Flash Lite and Silverlight applications can be deployed in a mobile environment, so they can be said to be comparable competitors. Many mobile RIAs are developed for the native device operating system instead of through a mobile browser, so there is some ambiguity as to whether certain mobile technologies can be considered to be RIA-centric. For instance, Java is currently the language used by the majority of mobile applications, and by itself is not considered an RIA-specific technology. Google Android is a mobile operating system, which is sometimes confused as an RIA platform.
JavaFX competes with all of these, since it can be deployed to the browser, on the desktop, or in a mobile environment.
For the Love of Flex
Without getting into a blow-by-blow comparison between the previously mentioned technologies, let's examine some of the misconceptions about Flex and the Flash platform, and some compelling reasons why Flex, Flash, and AIR are extremely powerful solutions for building engaging, next-generation RIAs. Since you're reading this book, like me you're probably already convinced. But if you still have concerns, or you're still on the fence, let us be of help.
Bursting Myths about Flash and Flex
The majority of misconceptions and concerns about Flash and Flex fall into the following categories:
Flash is proprietary - Many people immersed in traditional open-source development environments using Linux, PHP, Java have the following concerns:
Can I author a SWF application without Adobe software?
Yes. To write software you need three things: an editor, a compiler, and a runtime. The SWF format is open, and there are third-party utilities that enable you to compile ActionScript into SWF bytecode. The ActionScript API itself is built into the Flash player, and the Flash Player and AIR runtimes are not open source. The Flex compiler is an open-source, free commandline utility that can be used with any third-party editor. The Flex framework and many of the Adobe specifications and tools are open source. Some of Adobe's other tools (such as BlazeDS, a communications server for the AMF binary protocol), are open source, and for those that are not there are usually open-source versions (such as Red5, an open-source version of Flash Media Server). Some of the elements in the Flex SDK are not open source, such as the Flash Player, the font encoding libraries, and the Data Visualization components. More information on what aspects of the Flex SDK are open and which are free are available here: http://opensource.adobe.com/wiki/display/flexsdk/Downloads. There are also some great proprietary tools for Flex development, such as Adobe Flex Builder, but if you need to go completely open source with your tools as well as your framework, there is the option.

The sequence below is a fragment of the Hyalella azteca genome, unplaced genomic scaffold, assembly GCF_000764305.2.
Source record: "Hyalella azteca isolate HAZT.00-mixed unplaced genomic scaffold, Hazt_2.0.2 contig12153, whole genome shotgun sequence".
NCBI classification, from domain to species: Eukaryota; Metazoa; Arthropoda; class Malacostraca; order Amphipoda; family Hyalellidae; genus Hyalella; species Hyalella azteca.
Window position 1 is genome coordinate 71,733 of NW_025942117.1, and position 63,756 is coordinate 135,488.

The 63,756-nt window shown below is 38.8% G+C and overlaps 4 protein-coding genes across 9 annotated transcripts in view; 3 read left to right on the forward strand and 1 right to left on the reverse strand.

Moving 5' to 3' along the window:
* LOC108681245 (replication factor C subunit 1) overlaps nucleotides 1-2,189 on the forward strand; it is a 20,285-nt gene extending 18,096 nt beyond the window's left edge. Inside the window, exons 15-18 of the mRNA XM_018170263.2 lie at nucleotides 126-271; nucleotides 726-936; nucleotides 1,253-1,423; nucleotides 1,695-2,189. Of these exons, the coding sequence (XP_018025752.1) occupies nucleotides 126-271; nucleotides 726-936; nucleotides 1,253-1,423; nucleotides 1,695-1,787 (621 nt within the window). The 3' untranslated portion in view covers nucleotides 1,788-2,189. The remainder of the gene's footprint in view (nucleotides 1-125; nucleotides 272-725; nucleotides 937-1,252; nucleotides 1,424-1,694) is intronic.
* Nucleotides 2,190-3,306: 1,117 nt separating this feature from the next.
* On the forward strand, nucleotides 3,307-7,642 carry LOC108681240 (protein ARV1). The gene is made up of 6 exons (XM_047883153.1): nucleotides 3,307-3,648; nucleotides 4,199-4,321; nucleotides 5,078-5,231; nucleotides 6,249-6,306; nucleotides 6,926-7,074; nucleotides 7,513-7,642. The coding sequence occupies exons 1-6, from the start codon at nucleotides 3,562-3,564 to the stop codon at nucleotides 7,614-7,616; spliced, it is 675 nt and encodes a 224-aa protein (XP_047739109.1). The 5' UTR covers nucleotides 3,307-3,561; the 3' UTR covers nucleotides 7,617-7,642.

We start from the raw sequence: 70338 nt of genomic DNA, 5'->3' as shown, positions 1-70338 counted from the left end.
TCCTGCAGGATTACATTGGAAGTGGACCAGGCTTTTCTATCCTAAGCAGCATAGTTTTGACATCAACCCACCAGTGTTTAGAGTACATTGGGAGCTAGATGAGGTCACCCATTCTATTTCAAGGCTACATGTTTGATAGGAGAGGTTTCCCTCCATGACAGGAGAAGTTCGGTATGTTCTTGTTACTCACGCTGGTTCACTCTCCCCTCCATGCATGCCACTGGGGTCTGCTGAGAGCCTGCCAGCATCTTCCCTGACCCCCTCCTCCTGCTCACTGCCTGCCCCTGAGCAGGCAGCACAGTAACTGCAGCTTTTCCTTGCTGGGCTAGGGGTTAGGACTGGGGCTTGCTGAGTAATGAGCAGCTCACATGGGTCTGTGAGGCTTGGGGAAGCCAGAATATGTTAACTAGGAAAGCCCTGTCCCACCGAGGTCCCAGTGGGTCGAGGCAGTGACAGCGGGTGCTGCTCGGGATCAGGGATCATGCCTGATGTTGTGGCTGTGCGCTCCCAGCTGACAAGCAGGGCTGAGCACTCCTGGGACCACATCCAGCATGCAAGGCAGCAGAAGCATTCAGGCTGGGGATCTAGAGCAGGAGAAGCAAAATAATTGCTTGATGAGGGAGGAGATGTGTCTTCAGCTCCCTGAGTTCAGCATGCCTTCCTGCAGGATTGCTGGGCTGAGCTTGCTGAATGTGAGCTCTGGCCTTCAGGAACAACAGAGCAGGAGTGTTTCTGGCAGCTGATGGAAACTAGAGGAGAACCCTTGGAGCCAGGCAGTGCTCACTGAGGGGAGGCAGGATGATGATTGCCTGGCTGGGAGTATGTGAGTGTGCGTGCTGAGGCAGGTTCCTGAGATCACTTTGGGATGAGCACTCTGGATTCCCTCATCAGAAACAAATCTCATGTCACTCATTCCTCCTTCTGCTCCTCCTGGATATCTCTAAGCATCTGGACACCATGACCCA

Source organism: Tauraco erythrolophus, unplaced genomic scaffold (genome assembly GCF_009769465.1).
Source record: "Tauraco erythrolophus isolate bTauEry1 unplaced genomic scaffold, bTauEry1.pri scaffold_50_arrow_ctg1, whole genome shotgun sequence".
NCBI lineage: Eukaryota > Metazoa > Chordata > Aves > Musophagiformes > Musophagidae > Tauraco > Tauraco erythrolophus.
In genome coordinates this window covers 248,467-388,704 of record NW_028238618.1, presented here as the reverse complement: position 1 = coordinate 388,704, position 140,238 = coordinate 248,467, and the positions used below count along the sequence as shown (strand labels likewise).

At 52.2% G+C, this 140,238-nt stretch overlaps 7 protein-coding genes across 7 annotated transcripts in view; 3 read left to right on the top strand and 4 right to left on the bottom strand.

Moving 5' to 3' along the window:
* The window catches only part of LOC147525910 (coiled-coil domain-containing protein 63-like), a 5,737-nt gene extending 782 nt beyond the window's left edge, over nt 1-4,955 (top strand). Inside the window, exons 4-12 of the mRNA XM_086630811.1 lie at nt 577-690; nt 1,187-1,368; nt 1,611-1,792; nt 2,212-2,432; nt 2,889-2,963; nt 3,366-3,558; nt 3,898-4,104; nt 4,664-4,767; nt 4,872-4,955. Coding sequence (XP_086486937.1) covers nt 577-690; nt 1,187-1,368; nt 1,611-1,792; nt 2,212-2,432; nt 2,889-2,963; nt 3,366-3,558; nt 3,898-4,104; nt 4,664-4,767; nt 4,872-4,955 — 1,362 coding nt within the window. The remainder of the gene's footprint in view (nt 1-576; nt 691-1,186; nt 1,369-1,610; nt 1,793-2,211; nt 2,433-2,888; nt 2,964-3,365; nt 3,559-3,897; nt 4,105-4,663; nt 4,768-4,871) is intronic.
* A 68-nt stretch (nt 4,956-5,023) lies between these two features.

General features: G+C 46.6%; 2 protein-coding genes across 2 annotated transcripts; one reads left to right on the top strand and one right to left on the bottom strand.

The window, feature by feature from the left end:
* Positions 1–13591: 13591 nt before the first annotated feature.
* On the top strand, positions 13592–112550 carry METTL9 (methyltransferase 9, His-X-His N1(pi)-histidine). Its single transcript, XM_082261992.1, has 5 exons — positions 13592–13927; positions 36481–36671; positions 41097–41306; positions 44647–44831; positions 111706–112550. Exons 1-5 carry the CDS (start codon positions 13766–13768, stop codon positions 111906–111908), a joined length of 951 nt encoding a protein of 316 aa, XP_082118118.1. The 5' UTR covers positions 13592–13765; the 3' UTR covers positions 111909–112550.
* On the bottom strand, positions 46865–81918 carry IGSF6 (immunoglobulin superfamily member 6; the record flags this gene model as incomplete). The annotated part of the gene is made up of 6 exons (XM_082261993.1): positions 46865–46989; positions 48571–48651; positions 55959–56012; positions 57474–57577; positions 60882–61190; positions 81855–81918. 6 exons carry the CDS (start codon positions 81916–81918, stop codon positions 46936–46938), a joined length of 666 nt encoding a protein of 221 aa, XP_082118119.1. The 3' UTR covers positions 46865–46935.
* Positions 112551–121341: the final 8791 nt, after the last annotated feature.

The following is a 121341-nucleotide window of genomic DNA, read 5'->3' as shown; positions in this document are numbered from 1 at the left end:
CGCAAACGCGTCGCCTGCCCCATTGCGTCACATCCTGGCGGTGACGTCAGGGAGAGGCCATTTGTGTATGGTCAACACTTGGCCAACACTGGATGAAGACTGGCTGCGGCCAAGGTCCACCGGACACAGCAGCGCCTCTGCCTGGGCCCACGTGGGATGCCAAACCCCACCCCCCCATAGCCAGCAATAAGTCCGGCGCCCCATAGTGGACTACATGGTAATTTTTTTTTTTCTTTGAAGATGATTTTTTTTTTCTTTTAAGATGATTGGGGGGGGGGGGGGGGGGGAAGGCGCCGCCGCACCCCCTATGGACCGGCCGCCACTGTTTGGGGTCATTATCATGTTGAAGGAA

Excerpted from Professional Adobe Flex 3 by Joseph Balderson Peter Ent Jun Heider Todd Prekaski Tom Sugden Andrew Trice David Hassoun Joe Berkovitz Copyright © 2008 by Balderson, Joseph. Excerpted by permission.